The Persian Court
The Great King was the center of court. He was surrounded by an elaborate ritual, which provided him with all the mystery of the oriental potentate. This was a conscious technique of government—a method of structuring charisma into the office and role of kingship so as to enhance the power of the state, and, in part, to protect the function of kingship within the political system from the individual quirks and weaknesses of any given king.
European monarchs of later times often compelled their nobles to be at court, where they could be watched and controlled directly. So also, perhaps, the Great King made court politics of enough importance to limit the autonomy of satraps and other governing officers. When a nobility must spend its time at court husbanding and advancing its political clout, it lacks the time to build strong power bases in the countryside. That such a system sometimes leads to excesses, including murder and violent attempts to grab the throne, does not mean that, in the main, it did not work most of the time as a method of keeping power and the powerful where they could be manipulated by the central authority.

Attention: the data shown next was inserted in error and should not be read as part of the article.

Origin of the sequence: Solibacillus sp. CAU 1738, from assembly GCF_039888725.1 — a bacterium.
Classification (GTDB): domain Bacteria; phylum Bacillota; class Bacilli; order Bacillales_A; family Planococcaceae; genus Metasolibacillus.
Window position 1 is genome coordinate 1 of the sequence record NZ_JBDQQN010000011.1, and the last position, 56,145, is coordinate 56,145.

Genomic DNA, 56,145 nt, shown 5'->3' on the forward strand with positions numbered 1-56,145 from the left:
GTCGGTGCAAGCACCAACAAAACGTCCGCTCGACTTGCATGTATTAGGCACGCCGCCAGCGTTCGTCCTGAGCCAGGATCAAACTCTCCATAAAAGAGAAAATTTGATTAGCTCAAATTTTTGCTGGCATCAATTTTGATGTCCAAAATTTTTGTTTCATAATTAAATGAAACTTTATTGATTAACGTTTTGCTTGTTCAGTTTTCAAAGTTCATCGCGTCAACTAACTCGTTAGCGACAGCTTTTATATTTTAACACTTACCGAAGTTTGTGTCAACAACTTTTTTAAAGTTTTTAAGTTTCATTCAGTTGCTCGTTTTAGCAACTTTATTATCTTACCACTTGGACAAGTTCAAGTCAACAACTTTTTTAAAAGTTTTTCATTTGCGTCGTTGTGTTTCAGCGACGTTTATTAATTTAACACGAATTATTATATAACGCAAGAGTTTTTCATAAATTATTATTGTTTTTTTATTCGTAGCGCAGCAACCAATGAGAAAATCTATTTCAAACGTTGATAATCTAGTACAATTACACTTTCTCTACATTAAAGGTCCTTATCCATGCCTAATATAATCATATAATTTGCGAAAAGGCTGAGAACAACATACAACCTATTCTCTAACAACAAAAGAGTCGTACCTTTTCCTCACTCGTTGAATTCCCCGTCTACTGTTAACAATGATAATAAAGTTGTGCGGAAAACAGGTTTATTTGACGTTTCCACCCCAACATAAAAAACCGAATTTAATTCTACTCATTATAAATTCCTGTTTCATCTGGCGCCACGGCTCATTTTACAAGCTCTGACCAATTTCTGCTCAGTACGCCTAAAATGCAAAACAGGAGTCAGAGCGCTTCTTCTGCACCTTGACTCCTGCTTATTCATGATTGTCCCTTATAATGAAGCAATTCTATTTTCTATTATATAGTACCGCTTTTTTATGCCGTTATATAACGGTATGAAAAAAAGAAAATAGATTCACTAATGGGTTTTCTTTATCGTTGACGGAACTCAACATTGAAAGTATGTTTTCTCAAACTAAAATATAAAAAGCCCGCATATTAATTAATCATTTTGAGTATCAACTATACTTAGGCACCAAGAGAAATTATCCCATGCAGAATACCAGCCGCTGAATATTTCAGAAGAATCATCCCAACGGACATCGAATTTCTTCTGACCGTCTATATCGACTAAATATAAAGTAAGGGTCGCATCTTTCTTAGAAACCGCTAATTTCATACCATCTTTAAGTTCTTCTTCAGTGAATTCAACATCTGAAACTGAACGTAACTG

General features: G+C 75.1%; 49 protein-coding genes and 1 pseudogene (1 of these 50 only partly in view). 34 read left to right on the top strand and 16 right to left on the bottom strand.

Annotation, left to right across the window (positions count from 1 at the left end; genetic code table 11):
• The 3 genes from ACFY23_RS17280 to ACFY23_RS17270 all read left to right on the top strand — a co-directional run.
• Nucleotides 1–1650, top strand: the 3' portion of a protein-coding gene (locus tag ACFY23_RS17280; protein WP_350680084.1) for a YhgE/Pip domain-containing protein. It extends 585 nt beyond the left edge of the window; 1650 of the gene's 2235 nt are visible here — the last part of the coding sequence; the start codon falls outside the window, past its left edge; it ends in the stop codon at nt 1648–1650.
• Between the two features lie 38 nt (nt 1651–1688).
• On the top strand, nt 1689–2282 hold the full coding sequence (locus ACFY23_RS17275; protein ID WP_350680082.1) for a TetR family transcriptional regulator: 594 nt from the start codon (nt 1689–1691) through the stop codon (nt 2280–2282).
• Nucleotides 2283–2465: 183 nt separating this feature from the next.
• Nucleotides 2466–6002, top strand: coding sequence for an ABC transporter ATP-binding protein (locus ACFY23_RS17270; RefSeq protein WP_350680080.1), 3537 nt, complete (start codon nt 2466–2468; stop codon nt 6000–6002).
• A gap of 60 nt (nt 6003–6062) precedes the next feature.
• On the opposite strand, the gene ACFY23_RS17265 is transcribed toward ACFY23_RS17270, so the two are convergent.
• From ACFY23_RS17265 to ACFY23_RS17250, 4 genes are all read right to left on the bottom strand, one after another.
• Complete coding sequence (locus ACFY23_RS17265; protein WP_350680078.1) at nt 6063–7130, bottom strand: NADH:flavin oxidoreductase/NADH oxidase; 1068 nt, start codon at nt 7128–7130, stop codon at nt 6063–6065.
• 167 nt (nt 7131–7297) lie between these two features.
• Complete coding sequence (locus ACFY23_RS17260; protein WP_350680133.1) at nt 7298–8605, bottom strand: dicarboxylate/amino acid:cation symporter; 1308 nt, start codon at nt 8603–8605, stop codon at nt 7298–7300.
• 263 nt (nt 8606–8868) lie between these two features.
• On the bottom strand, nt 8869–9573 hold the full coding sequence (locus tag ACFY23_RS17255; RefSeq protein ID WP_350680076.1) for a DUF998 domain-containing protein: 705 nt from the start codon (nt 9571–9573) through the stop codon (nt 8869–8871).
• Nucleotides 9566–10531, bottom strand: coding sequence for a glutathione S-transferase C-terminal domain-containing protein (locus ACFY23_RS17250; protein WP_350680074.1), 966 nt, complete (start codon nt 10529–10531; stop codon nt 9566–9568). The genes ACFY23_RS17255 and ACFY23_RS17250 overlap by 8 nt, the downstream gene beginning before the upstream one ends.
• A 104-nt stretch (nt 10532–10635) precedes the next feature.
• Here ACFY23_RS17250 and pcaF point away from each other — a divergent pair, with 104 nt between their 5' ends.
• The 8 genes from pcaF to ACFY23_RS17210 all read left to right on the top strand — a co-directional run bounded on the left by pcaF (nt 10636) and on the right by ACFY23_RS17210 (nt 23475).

The substantive power of the Persian monarchy lay in its control over patronage and finances. All of the high officers of the court and in the provinces served at the king’s will, and most of the bureaucracy down to apparently quite low levels were financially hostage to the royal treasury. Not only did the king do the appointing of high political and military officials, he also fired them frequently. Such regular changes in the upper levels of government prevented opportunities for officials to gather too much power into their own hand by the long-term exercise of a single office. Another form of protection for the government was for the king to appoint his kinsmen to office whenever possible—a good tribal method of rule.
— The Cambridge Ancient History, volume IV, pp. 81-82